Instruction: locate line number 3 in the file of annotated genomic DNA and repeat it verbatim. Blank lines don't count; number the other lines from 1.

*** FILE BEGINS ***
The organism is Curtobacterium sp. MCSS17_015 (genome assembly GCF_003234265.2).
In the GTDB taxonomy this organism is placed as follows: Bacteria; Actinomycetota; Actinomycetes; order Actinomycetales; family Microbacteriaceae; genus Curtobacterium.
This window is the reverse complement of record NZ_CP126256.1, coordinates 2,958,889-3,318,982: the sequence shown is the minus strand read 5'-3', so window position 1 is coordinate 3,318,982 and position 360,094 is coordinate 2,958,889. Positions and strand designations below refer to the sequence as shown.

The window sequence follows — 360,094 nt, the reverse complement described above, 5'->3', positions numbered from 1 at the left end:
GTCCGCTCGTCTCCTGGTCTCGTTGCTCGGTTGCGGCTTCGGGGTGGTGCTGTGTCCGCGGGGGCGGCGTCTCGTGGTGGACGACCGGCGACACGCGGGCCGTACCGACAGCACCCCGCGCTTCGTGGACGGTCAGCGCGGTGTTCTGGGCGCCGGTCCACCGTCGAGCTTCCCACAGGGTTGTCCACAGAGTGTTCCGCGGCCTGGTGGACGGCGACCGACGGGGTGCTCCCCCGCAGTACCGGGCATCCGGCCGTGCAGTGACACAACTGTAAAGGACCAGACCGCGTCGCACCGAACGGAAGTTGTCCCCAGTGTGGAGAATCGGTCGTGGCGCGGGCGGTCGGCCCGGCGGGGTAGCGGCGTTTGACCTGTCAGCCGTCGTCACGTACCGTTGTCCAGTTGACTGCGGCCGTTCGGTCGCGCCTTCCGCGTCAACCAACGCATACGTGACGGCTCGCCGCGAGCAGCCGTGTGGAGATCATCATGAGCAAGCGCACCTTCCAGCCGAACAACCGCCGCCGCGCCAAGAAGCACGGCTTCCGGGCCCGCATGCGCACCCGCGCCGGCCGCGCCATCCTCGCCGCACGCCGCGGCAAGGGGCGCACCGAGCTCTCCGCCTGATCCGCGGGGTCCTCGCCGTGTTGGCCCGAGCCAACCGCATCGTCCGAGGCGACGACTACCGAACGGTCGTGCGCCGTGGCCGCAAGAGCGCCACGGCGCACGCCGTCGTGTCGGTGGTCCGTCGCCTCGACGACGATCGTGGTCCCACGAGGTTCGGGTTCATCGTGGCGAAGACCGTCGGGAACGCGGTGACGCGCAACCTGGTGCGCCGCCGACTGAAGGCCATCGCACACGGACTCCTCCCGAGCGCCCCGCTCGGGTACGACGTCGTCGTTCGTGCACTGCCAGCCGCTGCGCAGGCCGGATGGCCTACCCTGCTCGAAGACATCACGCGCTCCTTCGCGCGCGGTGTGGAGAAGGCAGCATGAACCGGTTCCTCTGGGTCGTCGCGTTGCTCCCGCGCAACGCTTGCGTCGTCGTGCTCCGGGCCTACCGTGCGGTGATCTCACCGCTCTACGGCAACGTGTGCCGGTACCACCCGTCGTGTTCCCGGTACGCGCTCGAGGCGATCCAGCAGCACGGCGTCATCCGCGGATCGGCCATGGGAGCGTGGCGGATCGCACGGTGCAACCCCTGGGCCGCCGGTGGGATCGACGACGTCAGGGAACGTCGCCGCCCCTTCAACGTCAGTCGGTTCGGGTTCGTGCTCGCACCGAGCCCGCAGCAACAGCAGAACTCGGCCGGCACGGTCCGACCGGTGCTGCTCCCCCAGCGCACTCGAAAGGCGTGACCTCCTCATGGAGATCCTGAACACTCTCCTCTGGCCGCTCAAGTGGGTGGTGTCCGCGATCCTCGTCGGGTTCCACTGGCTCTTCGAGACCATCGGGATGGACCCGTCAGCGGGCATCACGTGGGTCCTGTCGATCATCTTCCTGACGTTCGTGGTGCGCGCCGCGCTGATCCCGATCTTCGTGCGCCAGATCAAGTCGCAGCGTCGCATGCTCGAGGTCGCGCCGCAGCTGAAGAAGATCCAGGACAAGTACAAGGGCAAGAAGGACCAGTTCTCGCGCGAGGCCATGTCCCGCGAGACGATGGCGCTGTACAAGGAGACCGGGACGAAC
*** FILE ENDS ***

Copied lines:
This window is the reverse complement of record NZ_CP126256.1, coordinates 2,958,889-3,318,982: the sequence shown is the minus strand read 5'-3', so window position 1 is coordinate 3,318,982 and position 360,094 is coordinate 2,958,889. Positions and strand designations below refer to the sequence as shown.